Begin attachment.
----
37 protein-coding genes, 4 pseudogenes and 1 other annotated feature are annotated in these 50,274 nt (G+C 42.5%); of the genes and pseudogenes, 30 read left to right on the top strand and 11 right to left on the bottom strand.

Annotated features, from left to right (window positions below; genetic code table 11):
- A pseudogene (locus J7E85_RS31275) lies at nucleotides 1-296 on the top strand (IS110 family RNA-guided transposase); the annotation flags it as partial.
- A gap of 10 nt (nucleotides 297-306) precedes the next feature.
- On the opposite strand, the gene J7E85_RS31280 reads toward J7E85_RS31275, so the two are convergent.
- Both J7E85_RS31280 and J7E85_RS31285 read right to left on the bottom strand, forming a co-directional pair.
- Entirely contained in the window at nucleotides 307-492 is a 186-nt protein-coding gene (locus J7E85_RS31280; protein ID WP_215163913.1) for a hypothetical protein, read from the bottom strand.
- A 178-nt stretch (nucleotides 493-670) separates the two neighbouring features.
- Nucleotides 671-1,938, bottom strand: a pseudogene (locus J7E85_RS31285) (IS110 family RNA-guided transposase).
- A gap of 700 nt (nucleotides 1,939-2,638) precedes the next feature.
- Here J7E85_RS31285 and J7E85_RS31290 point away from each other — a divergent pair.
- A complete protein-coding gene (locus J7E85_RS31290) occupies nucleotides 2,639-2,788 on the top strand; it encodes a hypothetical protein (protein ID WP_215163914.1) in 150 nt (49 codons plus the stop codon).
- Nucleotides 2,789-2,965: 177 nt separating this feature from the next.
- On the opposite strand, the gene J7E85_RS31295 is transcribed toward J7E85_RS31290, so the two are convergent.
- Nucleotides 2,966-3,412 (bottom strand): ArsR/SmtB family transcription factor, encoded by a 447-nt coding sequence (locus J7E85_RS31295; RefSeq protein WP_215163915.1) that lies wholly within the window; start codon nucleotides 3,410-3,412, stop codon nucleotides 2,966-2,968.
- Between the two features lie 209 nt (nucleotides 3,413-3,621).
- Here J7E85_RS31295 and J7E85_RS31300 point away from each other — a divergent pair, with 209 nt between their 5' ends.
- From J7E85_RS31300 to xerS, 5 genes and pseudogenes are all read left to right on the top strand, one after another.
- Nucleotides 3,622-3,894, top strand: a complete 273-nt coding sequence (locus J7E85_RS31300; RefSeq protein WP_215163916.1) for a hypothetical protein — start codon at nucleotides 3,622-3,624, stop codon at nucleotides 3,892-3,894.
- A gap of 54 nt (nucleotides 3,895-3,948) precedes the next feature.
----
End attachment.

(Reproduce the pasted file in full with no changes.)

37 protein-coding genes, 4 pseudogenes and 1 other annotated feature are annotated in these 50,274 nt (G+C 42.5%); of the genes and pseudogenes, 30 read left to right on the top strand and 11 right to left on the bottom strand.

Annotated features, from left to right (window positions below; genetic code table 11):
- A pseudogene (locus J7E85_RS31275) lies at nucleotides 1-296 on the top strand (IS110 family RNA-guided transposase); the annotation flags it as partial.
- A gap of 10 nt (nucleotides 297-306) precedes the next feature.
- On the opposite strand, the gene J7E85_RS31280 reads toward J7E85_RS31275, so the two are convergent.
- Both J7E85_RS31280 and J7E85_RS31285 read right to left on the bottom strand, forming a co-directional pair.
- Entirely contained in the window at nucleotides 307-492 is a 186-nt protein-coding gene (locus J7E85_RS31280; protein ID WP_215163913.1) for a hypothetical protein, read from the bottom strand.
- A 178-nt stretch (nucleotides 493-670) separates the two neighbouring features.
- Nucleotides 671-1,938, bottom strand: a pseudogene (locus J7E85_RS31285) (IS110 family RNA-guided transposase).
- A gap of 700 nt (nucleotides 1,939-2,638) precedes the next feature.
- Here J7E85_RS31285 and J7E85_RS31290 point away from each other — a divergent pair.
- A complete protein-coding gene (locus J7E85_RS31290) occupies nucleotides 2,639-2,788 on the top strand; it encodes a hypothetical protein (protein ID WP_215163914.1) in 150 nt (49 codons plus the stop codon).
- Nucleotides 2,789-2,965: 177 nt separating this feature from the next.
- On the opposite strand, the gene J7E85_RS31295 is transcribed toward J7E85_RS31290, so the two are convergent.
- Nucleotides 2,966-3,412 (bottom strand): ArsR/SmtB family transcription factor, encoded by a 447-nt coding sequence (locus J7E85_RS31295; RefSeq protein WP_215163915.1) that lies wholly within the window; start codon nucleotides 3,410-3,412, stop codon nucleotides 2,966-2,968.
- Between the two features lie 209 nt (nucleotides 3,413-3,621).
- Here J7E85_RS31295 and J7E85_RS31300 point away from each other — a divergent pair, with 209 nt between their 5' ends.
- From J7E85_RS31300 to xerS, 5 genes and pseudogenes are all read left to right on the top strand, one after another.
- Nucleotides 3,622-3,894, top strand: a complete 273-nt coding sequence (locus J7E85_RS31300; RefSeq protein WP_215163916.1) for a hypothetical protein — start codon at nucleotides 3,622-3,624, stop codon at nucleotides 3,892-3,894.
- A gap of 54 nt (nucleotides 3,895-3,948) precedes the next feature.